We had been hearing a lot of buzz about this new restaurant that opened where the old Cafe le Royale used to be, so in we went. Phuket is a spiffy, sleek place that serves traditional Thai food and some new twists on old dishes. Though the space is small (it seats 40), you sit on pretty pink banquettes and booths in both a front and back dining room, which are separated by a small service bar.
The divine chicken coconut soup ($4) alone makes the trip worthwhile. This velvety offering is fragrant and heady with a coconut broth that doesn't drown out the other flavors: lime, scallions, and galangal, a Thai herb closely related to ginger but more intense. There's plenty of shredded chicken and straw mushrooms floating in this delectable dish, which was the top hit with all five of us at the table. The steamed dumplings ($6) are delicate and light and filled with pork and veggies.
Pad Thai ($9) is the most popular, and overworked, dish in the culture. Here, the flavor was superlative, though there weren't many vegetables to be found among the noodles and chicken, not a bean sprout in sight. The peanuts were finely ground and scattered throughout the dish, providing a nice uniformity of taste with every bite.
We also loved the whale tails ($7), plump shrimp wrapped in crisp egg roll skins and served with a plum sauce. They were pretty on the plate, and when you see them, you understand their name.
At this point, I should say a word -- or many -- about the service. It's not the restaurant's strong point. We're willing to chalk it up to the freshman jitters since the place just opened last month. Still, it's Service 101 to take entree orders when appetizers are served, if not before; to ask if diners would like water at the start and coffee at the end; to check on them regularly; and not to bring four entrees out while the fifth appears five full minutes later. (Polite folks don't like to eat until all plates are delivered; I say eat when the food arrives or you've ruined a meal).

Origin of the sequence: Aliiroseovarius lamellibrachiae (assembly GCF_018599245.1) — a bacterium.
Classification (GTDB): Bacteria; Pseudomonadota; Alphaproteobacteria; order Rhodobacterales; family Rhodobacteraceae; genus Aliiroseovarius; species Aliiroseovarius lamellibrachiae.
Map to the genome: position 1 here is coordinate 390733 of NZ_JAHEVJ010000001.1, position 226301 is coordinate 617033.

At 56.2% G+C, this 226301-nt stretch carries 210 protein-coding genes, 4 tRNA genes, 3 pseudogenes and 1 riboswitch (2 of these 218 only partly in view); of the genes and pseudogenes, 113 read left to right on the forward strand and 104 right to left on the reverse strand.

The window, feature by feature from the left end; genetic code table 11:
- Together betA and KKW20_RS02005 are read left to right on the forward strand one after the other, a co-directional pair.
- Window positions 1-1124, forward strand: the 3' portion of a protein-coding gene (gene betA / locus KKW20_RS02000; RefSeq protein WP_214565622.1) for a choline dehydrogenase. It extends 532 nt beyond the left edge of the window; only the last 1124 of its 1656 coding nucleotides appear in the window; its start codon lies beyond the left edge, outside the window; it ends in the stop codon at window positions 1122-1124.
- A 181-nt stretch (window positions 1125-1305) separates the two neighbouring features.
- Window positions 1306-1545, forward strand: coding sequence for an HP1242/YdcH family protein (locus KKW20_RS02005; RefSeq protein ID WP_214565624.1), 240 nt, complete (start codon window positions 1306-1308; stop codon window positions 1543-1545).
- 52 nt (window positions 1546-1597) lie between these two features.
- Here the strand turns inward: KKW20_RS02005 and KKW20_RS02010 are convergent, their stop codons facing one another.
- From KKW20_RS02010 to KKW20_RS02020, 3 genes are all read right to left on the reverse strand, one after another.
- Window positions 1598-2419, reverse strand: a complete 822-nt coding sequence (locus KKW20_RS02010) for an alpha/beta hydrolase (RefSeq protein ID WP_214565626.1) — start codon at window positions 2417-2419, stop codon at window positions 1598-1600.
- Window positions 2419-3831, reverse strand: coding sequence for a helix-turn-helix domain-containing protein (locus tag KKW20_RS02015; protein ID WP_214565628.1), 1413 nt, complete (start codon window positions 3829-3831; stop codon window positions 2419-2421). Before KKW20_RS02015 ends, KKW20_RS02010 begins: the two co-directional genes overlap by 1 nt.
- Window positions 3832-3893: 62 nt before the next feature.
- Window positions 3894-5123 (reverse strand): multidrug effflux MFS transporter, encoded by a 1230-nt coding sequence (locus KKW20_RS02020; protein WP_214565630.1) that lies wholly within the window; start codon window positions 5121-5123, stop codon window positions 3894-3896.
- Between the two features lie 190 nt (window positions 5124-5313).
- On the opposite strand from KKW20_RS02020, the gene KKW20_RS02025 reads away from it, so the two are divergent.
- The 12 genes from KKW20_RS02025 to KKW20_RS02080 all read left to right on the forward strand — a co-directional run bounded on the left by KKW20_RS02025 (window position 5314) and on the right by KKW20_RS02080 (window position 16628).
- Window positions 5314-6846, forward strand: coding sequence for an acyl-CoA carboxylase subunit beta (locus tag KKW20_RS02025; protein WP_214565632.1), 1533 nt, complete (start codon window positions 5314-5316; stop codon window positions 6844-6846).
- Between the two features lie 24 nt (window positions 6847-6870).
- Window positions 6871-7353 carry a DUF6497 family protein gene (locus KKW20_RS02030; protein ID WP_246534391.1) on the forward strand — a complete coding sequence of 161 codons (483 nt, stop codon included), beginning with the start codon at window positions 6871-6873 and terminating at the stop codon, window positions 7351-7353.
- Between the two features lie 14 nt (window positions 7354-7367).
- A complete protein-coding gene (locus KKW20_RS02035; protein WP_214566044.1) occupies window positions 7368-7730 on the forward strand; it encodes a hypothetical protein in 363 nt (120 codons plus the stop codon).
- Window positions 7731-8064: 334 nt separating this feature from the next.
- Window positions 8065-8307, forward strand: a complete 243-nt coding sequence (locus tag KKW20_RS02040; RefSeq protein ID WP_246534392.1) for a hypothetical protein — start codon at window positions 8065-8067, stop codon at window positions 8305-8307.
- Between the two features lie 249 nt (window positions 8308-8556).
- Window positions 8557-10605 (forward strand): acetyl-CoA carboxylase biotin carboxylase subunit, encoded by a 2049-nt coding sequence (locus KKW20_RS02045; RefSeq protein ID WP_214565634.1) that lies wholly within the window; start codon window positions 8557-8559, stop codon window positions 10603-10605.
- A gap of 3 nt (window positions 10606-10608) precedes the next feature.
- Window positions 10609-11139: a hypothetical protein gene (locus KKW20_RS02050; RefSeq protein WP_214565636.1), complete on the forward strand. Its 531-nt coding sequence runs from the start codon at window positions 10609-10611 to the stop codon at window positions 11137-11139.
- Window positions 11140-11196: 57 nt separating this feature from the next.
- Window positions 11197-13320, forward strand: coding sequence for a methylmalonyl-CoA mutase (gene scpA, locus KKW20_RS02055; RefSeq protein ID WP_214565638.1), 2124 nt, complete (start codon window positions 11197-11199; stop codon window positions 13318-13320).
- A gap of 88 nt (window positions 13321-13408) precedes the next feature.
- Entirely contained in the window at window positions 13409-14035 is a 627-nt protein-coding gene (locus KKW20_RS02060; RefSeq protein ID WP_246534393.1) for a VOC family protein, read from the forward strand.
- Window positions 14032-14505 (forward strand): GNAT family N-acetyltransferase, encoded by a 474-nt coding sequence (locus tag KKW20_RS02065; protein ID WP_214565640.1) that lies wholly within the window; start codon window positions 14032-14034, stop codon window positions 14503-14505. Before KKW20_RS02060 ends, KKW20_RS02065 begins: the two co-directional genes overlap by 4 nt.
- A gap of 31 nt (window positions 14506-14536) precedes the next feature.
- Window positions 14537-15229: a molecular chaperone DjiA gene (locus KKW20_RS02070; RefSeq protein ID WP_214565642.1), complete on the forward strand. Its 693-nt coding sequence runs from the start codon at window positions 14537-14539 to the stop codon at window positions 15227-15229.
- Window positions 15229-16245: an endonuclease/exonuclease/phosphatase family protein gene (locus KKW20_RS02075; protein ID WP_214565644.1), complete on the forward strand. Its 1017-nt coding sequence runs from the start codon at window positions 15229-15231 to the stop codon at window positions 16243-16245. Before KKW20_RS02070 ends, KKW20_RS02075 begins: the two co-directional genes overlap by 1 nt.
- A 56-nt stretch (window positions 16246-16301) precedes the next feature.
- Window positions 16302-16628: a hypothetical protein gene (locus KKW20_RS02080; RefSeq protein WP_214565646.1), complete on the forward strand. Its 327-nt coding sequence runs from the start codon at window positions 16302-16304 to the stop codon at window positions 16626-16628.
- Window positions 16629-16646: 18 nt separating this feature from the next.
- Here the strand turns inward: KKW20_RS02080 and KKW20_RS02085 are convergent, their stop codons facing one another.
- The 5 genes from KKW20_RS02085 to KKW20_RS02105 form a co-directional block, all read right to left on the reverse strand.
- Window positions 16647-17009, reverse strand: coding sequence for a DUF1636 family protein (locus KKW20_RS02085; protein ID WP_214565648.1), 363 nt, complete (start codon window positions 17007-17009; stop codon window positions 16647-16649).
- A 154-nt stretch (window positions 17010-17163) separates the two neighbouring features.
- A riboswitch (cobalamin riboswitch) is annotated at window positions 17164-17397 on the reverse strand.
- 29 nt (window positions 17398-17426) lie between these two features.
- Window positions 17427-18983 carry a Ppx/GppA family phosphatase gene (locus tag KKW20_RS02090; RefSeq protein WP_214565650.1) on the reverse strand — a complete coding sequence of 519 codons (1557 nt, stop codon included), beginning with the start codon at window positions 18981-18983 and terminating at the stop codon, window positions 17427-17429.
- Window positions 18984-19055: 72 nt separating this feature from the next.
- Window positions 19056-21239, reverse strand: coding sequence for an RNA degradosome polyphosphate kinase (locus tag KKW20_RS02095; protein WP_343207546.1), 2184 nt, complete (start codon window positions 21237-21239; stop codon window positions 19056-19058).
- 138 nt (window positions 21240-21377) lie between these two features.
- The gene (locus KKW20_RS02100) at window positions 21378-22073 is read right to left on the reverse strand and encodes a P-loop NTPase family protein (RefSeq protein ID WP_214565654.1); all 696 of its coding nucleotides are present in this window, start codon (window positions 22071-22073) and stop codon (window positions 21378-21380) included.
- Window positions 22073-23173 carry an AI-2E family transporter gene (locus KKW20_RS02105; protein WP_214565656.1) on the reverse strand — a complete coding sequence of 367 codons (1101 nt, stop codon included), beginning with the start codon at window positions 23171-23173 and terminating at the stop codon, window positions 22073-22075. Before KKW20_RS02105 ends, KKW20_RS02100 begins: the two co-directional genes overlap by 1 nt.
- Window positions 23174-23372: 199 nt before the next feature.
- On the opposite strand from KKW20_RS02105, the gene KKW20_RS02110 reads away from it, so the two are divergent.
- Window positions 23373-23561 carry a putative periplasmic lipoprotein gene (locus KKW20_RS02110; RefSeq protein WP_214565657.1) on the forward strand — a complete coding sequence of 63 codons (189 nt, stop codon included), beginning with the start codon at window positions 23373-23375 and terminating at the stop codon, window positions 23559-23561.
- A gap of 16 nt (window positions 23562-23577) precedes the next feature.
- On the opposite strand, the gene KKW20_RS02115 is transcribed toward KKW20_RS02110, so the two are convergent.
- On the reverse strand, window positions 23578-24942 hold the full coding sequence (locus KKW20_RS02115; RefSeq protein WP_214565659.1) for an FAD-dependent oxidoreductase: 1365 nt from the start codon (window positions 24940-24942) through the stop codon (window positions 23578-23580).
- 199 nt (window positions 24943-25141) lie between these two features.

Then there's the wine glass contretemps. When you order a second glass of wine here, instead of whisking your first glass away, the waitress brings a small carafe and refills your old glass. My friend Brenda was appalled. She's a lipstick gal, and she wanted a new wine glass, the better to banish her traces of Coco Pink. We waited forever for dishes to be cleared, to order dessert, and to pay the bill -- and we had to flag down people to do those things.
But the food is worth a visit. The food and presentation -- lots of color on oversized white dishes -- are excellent. Owner Na Dongparteep grew up in Bangkok, came here as a child, and spent 15 years working at the popular Amarin of Thailand in Newton, cooking, creating dishes, and learning the business. She says she wanted to offer a few dishes for those who weren't familiar with Thai food. That explains the honey spareribs ($14), a succulent, sweet dish that mixes both Thai and American spices.
The bird nest ($14) was a steaming dish that featured lots of shrimp and vegetables (red peppers, baby corn, broccoli, peapods and straw mushrooms) served on a crisp bed of yellow noodles. It's got a kick to it, thanks to a chili-garlic paste. The lemon scallops ($15) included several large scallops grilled just right, with wilted spinach and other vegetables with a slight lemony flavor.
You can't leave a Thai restaurant without trying its curry. It's like Thanksgiving without turkey or Hannukah without latkes. All curries are not created equal. Here you can choose from six types, including the milder yellow curry and the kickier jungle curry, and also from among six meats or fish. We went with the beef masaman curry ($12), which was unfortunately bland with undercooked sweet potatoes and carrots.
About dessert: don't bother. Cheesecake, creme brulee, and tiramisu at a Thai restaurant? Please. If you're still hungry, order another plate of that sweet and fabulous pad Thai.